May

7

Let’s Go Europe

Written by

Europe is scary! For those of you considering a summer romp through the continental continent, Caitlyn Levin, an Actual European, details her journey through Europe and describes the workings of the mysterious Eurail system.

The cultured man’s choo-choo train.

If you’re thinking about traveling around Europe this summer, you’ve probably already heard the term “Eurail” thrown around, and if you’re anything like me, you have no idea what it means, because (being fairly ignorant of how train travel works) the concept is completely new. I was in a similar situation this past Spring Break, when I decided to embrace my Junior year abroad and travel forth into the great unknown of Europe–scary, I know. Friends told me that if you’re making the great train trip, a Eurail pass is the way to go. There’s an abundance of information on the Internet about Eurail passes, but most of it is confusing who have never traveled anywhere in Europe by train before.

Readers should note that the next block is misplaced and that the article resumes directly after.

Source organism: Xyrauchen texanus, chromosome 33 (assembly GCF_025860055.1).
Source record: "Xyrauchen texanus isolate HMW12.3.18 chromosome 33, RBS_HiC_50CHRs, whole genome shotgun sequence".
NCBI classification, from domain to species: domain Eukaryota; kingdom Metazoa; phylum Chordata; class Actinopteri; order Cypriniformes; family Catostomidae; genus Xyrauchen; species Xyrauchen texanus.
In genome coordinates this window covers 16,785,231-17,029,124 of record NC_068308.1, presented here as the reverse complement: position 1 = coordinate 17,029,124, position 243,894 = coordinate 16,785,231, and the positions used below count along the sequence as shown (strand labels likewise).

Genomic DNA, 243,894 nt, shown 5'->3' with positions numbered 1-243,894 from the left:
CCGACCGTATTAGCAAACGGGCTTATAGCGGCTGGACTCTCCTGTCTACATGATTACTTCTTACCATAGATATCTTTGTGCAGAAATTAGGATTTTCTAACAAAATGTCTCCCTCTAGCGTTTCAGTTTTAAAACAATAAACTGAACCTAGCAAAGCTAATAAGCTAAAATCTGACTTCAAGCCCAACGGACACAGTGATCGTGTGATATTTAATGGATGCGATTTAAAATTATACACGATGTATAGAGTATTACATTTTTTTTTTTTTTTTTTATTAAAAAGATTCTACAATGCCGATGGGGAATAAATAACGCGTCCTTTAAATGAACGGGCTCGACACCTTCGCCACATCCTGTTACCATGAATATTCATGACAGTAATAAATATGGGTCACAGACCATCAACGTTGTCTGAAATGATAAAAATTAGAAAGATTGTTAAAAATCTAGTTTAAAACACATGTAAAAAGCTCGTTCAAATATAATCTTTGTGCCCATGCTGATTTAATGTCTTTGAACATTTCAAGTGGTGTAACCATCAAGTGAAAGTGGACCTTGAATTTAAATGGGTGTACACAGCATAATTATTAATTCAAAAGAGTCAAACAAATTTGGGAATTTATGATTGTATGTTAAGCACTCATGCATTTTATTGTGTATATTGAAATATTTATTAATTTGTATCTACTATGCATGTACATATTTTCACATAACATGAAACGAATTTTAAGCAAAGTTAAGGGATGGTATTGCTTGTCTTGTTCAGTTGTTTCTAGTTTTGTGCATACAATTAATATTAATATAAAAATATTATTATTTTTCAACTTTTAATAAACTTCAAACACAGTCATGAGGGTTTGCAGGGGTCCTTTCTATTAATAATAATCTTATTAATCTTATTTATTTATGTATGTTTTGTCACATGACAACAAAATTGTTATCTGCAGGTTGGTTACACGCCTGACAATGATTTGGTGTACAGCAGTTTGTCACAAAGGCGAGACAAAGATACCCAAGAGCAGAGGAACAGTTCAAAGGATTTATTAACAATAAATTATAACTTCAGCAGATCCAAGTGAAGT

Thrown into deep confusion, my research into these multi-faceted passes began.

Basically, a Eurail pass is a train ticket that enables you to take multiple trains through multiple cities on multiple days. Simple, right? They’re often recommended to people, especially young people, who want to travel via train through Europe with the flexibility to plan their course as they move. It sounds easy—and for the most part, it is—but it’s important to do research beforehand to figure out whether or not you actually need one.

The passes are produced by Eurail Group, a non-profit organization, and they come in all shapes and sizes. Firstly, they’re broken down into four categories: